Preliminary Data on the Role of Emotional Intelligence in Moderating the Link between Psychopathy and Aggression in a Nonforensic Sample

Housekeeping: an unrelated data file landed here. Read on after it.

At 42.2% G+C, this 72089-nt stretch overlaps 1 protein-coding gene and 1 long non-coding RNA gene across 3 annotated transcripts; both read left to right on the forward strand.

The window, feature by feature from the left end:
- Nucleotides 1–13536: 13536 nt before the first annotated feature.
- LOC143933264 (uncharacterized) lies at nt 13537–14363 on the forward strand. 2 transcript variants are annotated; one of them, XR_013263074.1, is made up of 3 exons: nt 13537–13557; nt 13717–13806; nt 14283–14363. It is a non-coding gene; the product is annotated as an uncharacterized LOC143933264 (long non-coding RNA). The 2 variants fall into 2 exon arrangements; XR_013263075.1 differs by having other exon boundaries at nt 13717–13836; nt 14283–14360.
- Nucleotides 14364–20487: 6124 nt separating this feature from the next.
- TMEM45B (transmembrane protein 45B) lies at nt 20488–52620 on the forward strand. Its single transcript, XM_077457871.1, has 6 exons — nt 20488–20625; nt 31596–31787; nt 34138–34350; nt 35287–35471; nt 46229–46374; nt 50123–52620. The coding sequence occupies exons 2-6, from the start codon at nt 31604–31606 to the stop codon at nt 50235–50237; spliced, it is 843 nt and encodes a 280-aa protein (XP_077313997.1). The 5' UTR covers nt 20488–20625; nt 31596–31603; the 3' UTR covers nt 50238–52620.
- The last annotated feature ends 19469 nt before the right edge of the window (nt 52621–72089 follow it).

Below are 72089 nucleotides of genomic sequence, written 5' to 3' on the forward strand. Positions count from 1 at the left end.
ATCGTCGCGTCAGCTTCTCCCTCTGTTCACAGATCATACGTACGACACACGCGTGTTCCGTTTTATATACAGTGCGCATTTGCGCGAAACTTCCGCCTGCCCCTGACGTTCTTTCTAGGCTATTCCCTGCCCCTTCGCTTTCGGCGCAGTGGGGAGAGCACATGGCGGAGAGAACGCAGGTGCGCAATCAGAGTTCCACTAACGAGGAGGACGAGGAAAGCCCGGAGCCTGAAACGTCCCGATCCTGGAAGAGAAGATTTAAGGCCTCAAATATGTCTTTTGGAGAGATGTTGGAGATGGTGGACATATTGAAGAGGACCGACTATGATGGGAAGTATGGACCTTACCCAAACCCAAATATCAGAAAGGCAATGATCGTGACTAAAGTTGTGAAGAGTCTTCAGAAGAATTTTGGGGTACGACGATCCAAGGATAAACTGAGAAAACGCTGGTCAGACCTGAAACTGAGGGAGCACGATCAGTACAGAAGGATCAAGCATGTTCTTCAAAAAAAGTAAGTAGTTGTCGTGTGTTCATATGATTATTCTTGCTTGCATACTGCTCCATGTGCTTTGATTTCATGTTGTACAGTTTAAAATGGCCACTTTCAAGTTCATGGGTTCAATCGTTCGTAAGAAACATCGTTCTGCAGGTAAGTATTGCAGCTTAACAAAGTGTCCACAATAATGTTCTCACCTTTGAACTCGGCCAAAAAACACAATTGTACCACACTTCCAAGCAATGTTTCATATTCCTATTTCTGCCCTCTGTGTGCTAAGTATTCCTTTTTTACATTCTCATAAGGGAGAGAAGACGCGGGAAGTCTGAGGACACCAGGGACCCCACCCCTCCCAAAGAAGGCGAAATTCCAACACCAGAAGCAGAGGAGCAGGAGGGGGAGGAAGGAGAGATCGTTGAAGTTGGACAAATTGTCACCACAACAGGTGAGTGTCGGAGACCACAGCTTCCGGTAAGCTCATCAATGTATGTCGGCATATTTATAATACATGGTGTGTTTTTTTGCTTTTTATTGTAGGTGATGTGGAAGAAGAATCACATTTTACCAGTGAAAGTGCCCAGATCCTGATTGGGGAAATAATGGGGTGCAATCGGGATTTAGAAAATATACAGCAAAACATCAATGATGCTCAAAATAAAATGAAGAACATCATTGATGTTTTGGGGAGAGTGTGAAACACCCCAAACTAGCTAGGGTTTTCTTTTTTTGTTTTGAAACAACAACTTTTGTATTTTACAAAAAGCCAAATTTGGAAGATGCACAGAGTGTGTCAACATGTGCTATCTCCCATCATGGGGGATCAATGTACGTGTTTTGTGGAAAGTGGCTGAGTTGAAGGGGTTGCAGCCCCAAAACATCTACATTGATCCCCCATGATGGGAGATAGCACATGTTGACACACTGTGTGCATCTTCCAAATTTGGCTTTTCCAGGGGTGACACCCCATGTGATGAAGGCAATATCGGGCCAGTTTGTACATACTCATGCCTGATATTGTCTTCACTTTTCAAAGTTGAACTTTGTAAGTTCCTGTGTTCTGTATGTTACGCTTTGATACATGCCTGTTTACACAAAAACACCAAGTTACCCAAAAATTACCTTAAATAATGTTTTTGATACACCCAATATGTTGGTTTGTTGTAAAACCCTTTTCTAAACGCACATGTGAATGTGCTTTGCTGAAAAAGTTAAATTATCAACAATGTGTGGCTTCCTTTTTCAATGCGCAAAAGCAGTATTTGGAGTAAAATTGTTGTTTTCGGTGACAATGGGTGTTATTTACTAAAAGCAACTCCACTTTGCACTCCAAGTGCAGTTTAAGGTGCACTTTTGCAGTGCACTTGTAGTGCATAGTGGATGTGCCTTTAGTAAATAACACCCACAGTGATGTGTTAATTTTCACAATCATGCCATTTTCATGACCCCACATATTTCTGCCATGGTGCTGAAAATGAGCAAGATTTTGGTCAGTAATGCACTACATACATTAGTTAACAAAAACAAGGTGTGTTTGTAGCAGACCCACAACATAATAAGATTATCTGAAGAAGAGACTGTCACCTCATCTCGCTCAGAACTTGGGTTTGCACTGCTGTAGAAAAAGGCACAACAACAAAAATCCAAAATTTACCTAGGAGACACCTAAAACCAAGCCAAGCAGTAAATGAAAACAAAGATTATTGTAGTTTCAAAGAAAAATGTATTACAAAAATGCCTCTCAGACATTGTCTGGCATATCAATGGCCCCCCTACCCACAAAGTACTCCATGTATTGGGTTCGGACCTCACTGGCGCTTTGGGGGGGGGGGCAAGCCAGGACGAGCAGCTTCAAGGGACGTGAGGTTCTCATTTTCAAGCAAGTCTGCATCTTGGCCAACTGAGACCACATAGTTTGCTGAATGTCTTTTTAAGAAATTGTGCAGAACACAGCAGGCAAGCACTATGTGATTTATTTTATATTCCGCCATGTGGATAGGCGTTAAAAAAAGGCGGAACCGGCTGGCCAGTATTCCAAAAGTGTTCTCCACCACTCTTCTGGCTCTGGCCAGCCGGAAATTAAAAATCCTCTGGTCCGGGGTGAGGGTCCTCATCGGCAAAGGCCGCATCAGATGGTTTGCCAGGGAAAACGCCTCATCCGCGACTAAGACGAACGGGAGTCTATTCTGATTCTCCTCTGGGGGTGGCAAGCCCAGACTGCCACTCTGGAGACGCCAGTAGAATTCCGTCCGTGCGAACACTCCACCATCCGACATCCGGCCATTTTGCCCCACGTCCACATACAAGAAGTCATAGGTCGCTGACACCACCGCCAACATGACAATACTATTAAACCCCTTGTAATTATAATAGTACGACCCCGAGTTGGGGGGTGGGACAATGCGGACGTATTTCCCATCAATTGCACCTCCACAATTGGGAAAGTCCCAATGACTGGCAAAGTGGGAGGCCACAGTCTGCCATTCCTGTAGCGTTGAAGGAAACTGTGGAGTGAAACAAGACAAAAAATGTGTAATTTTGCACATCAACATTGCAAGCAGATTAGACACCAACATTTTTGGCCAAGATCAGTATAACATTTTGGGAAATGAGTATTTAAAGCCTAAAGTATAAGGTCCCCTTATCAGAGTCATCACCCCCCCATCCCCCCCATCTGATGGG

This short report presents preliminary data on the role of emotional intelligence (EI) in moderating the relationship between psychopathy and aggression in a nonforensic sample. A sample of 109 volunteer men was administered the Psychopathic Personality Inventory‐Revised (PPI‐R), the Reactive‐Proactive Aggression Questionnaire, and the Mayer‐Salovey‐Caruso emotional intelligence Test in individual sessions. Correlation and moderation analyzes showed that, at low levels of EI (in terms of strategic ability to understand and manage one's own and others’ emotions), people scoring high on the total PPI‐R and impulsivity dimension seemed to be both reactively and proactively aggressive. By contrast, at high levels of strategic ability, the relationships between psychopathy and aggression were no longer significant. These preliminary results encourage further investigation into the role of EI ability in mitigating aggressive outcomes in psychopathic subjects.
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